In the summer of 1931, young Howard Stagg III hit the jackpot. He was summering at his family’s cottage on the east shore of the lake, next to the cottage of Mrs. Emily Sloan, who was hosting her daughter: Christy Sloan, of the Ziegfeld Follies and the Folies Bergère.
Imagine being a 17-year-old boy in the presence of such a worldly beauty. I would have been a tongue-tied idiot, but Howard Stagg asked her if she’d like to go sailing (or perhaps she asked him), and off they went. So far, so good.
But the skies did not cooperate. A sudden storm brought down torrential rain and raised six-foot waves which swamped and then capsized the boat. For the next hour they clung to the hull, first on opposite sides, then Stagg swam around to keep Miss Sloan, who had been hit in the head by the swinging boom, above the water. John Wiles, 17, son of Mr. & Mrs. Ben Wiles, attempted to reach them in a boat, but was unable.
Finally, the wind blew the boat closer to shore and the two swam to safety. The newspaper account noted that Miss Sloan’s age was 19, but she was actually 29, and had packed a lot of living into those years.
Christine Purcell Sloan was born on May 8, 1902, in Lebanon, Pennsylvania, the daughter of Morris and Emily Sloan. The family moved to Liberty, N.Y., and at the age of 17, Christine went to New York City to study dance. Her teacher was Ned Wayburn, who had been working with Florenz Ziegfeld since 1915, both as a choreographer and as a talent scout. The author of Your Career: How to Win Health-Beauty-Fame-Popularity-Independence, Wayburn told his would-be pupils:
“I have literally helped thousands of good girls and boys to make millions of dollars for themselves, in the aggregate… Profit by my experience; let me help you with my knowledge. This will make your experience easier for you, and the more quickly fit you for the lofty position that a perfectly worthy ambition prompts you to seek.”
Dancing alone cannot make you a beauty, but Christine had that covered. In August of 1924, at a pageant on the resort island of Long Beach, N.Y., Christine was “selected as the most beautiful woman among 100 selected beauties.” (She won the contest as “Christine Morey,” having in 1920 married Howard Morey, a cab driver and amusement park employee. The union did not last.)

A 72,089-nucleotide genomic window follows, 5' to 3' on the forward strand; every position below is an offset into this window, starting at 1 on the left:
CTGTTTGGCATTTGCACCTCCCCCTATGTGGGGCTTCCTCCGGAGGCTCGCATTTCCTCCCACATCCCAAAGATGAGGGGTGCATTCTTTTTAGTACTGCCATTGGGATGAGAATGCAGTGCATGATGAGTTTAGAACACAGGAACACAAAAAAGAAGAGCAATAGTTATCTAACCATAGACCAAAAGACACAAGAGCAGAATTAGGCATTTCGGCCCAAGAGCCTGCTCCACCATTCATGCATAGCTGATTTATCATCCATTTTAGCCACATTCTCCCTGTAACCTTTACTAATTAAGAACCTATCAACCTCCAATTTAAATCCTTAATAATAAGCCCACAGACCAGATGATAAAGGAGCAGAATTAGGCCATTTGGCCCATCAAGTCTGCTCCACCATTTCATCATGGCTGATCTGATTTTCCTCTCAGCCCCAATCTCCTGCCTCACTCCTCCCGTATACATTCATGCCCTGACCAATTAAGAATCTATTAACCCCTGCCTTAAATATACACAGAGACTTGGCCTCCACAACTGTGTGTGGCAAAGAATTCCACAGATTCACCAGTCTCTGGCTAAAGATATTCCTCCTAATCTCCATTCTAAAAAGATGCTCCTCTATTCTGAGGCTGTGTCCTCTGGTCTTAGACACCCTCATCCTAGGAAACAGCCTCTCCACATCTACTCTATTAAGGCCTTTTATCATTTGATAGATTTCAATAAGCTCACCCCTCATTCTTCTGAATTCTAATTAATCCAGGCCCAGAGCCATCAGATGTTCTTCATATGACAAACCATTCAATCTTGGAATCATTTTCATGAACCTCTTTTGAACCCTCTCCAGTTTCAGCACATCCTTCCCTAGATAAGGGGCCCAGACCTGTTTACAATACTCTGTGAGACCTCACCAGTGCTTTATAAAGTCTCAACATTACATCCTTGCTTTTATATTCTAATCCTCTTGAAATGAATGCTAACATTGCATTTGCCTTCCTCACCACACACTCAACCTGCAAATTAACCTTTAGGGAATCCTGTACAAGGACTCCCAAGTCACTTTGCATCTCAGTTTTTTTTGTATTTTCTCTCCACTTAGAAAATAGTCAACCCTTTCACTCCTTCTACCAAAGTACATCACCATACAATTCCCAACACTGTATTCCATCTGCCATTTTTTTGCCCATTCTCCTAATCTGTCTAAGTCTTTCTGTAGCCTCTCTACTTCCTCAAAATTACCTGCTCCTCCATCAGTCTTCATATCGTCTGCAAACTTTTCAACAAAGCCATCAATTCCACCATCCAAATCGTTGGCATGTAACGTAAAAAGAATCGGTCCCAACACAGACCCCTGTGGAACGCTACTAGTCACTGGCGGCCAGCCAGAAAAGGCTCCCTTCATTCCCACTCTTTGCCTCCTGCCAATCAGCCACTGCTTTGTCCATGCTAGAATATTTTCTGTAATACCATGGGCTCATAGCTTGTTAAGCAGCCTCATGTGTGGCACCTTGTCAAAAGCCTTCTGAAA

Shortly after the pageant, Christine was off to New York City and the life of a Ziegfeld Girl, as “Christy” Sloan. Then to Paris, in the spring and summer of 1925, ’27 and ’28, where she danced in the Folies Bergère. When not on the stage, she was posing for commercial photographers, including Alfred Cheney Johnston, the premier photographer of Ziegfeld Girls in New York City.
And then in 1931, she visited her mother in Skaneateles. The Syracuse Journal gave her age as 19; the Skaneateles Press said she was 21. Given that youth and beauty were at a premium in her line of work, the fudging of dates is understandable. And then Christine dropped from sight, until 1949, when she caught the notice of the U.S. State Department.
Emily Sloan, Christine’s mother, had died in 1948. Perhaps Christine received a small inheritance that enabled her to travel again. In 1949, she picked up a new passport on May 18th, flew Pan American from La Guardia to Venezuela on May 20th, and died in Caracas on May 24th.
The U.S. State Department file notes that she was found in her room at the Waldorf Hotel and was taken to the Centro Medico, where she died “of unknown causes” at 8:30 a.m. She was 47 years old. In accordance with Venezuelan law, she was buried the following day in the Cementario del Sur (plot 2200, Row 3, Section 2, North).
The file included an inventory of her personal effects, including $350 dollars in cash. Her occupation was listed as “cosmetologist.” Her passport was destroyed at the American Embassy. Her personal effects were shipped to George Sloan, her brother, in Middleburg, N.Y.
Also in the file, referencing a conversation with a “Mr. Carrigan,” the American Consul, George R. Phelan wrote, “He intimated that there had been some unusual circumstances in connection with Miss Sloane’s death which he was unable to discuss on the telephone, but of which he would inform the Department in writing.” Alas, the file contains no further reference to those circumstances. No one knows why she went to Venezuela or what happened to her there. It’s a mystery.
But I don’t want to leave you with that. Let’s go back to better days, in the 1920s, when she was young, happy, posing in the studio of Alfred Cheney Johnston.
* * *
“Sullivan County’s Beautiful Woman”
Republican Watchman, August 1, 1924
“Actress and Syracuse Youth Near Death in Lake”
Syracuse Journal, July 31, 1931
“Follies Dancer Poses for Local Artist”
Skaneateles Press, October 26, 1932
“Reports of Deaths of American Citizens Abroad,” Ancestry.com